FF and SF want inquiry into sale of Nama loan book
Published 08/07/2015 | 02:30
The Government is facing mounting calls to set up a commission of inquiry into allegations surrounding the sale of Nama's Northern Ireland loan book.
Both Sinn Féin and Fianna Fáil raised deep concern surrounding the €1.6bn sale of the loan book to US firm Cerberus Capital during leaders' questions yesterday.
The debate focused on the fact that a separate firm, Pimco, withdrew from the bidding process after it brought to Nama's attention its concerns about "unsolicited approaches" by a third party.
Sinn Féin president Gerry Adams said he was concerned "insider trading and political cronyism" was at play. Fianna Fáil leader Micheál Martin said an independent commission of inquiry was "urgently required".
But Jobs Minister Richard Bruton rejected the calls for an inquiry. Mr Bruton said Nama would appear in front of the Public Accounts Committee (PAC) tomorrow, during which members could ask questions about the issue at hand.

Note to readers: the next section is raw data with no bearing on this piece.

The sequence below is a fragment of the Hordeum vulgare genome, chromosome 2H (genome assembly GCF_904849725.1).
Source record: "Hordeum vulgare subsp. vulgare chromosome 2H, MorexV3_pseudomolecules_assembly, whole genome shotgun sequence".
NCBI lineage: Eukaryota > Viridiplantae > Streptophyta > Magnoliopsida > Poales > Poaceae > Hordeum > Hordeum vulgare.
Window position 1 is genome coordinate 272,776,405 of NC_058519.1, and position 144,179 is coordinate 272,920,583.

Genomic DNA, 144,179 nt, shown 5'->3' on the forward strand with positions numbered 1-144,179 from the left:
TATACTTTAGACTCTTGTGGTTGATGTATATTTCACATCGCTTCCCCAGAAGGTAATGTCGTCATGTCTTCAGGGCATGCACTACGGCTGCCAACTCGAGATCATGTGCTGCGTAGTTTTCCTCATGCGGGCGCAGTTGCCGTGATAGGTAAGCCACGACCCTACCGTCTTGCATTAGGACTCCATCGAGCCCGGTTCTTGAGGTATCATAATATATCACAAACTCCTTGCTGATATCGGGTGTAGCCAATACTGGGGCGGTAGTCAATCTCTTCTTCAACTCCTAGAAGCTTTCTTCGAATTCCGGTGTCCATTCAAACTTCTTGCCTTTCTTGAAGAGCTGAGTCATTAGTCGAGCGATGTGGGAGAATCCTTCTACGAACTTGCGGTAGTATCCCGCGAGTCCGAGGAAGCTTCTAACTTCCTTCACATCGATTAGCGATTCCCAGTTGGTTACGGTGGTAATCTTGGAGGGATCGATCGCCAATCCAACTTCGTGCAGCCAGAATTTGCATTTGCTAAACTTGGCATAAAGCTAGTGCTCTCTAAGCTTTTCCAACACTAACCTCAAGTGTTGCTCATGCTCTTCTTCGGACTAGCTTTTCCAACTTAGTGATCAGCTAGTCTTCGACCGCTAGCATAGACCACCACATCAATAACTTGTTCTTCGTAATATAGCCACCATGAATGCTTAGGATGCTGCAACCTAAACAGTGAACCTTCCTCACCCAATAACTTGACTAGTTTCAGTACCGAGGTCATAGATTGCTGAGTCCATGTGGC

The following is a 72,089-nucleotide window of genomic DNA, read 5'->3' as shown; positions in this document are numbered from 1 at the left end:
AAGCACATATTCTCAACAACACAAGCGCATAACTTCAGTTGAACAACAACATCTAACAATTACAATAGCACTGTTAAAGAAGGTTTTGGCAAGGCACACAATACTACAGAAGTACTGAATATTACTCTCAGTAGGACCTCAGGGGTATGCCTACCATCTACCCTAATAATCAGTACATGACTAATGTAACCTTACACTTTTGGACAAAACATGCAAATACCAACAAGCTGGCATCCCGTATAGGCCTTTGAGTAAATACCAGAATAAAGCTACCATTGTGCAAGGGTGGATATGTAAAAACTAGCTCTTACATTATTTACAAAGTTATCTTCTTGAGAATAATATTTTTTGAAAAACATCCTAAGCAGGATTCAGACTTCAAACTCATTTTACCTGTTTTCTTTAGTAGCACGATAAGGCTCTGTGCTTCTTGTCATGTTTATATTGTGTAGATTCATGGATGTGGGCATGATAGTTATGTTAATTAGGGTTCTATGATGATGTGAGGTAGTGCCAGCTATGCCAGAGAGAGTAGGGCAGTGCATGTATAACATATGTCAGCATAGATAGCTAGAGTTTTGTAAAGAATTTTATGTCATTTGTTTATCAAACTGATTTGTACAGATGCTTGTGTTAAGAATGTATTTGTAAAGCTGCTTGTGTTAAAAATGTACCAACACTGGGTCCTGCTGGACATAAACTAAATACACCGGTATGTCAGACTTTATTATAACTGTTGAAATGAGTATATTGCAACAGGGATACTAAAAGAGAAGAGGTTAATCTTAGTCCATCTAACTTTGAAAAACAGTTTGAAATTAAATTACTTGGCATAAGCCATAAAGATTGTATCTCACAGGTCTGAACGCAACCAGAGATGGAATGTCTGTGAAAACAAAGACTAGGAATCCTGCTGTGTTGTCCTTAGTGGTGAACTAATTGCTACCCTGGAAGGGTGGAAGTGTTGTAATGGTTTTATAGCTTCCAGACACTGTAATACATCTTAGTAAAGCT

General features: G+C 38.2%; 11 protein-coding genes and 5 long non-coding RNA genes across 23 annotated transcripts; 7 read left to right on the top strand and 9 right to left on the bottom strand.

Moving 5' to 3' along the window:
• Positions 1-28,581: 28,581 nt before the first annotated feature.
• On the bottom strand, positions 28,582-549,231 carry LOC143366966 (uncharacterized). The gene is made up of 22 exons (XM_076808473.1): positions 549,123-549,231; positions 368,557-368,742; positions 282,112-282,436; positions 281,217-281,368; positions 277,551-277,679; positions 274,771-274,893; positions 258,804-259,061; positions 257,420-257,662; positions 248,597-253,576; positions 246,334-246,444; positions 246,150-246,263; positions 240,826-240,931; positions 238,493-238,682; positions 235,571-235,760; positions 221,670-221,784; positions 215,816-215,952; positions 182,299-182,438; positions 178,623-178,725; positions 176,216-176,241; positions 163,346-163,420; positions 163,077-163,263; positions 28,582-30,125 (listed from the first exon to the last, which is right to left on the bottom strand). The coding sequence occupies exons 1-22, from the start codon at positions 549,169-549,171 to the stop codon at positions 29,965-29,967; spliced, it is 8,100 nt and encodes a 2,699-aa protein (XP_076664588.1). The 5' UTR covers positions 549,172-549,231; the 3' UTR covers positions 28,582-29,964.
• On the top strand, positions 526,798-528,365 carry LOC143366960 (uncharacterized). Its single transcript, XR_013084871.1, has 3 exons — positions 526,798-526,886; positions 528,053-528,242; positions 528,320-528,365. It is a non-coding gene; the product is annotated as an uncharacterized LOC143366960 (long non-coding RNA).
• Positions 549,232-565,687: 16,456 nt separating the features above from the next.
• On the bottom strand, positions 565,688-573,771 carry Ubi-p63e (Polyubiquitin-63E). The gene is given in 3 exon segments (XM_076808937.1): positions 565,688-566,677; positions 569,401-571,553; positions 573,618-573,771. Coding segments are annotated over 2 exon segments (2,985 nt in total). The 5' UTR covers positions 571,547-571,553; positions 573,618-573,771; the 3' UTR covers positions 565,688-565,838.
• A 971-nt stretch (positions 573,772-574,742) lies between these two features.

The PAC will hold an emergency meeting today to discuss compelling Independent TD Mick Wallace to give evidence relating to his allegations surrounding the sale of Nama 'Project Eagle' loan book.
The committee will also discuss inviting Northern Ireland First Minister Peter Robinson. He has denied any involvement in the Project Eagle sale.
Last week, Mr Wallace told the Dáil that a routine audit of a legal firm involved in the loans sale, Tughans, revealed that "£7m had ended up in an Isle of Man bank account ... reportedly earmarked for a Northern Ireland politician".
Mr Wallace has turned down the invitation to attend, claiming it would "serve no purpose".
PAC chairman John McGuinness said Mr Wallace's refusal "undermines his credibility and the credibility of his allegations" while another member of the PAC, Fine Gael's Patrick O'Donovan, called it a "slur" on the committee.
The row came as the Law Society of Northern Ireland confirmed that Ian Coulter, a former partner at Tughans at the centre of allegations around the Isle of Man account, is covered by the society's regulations.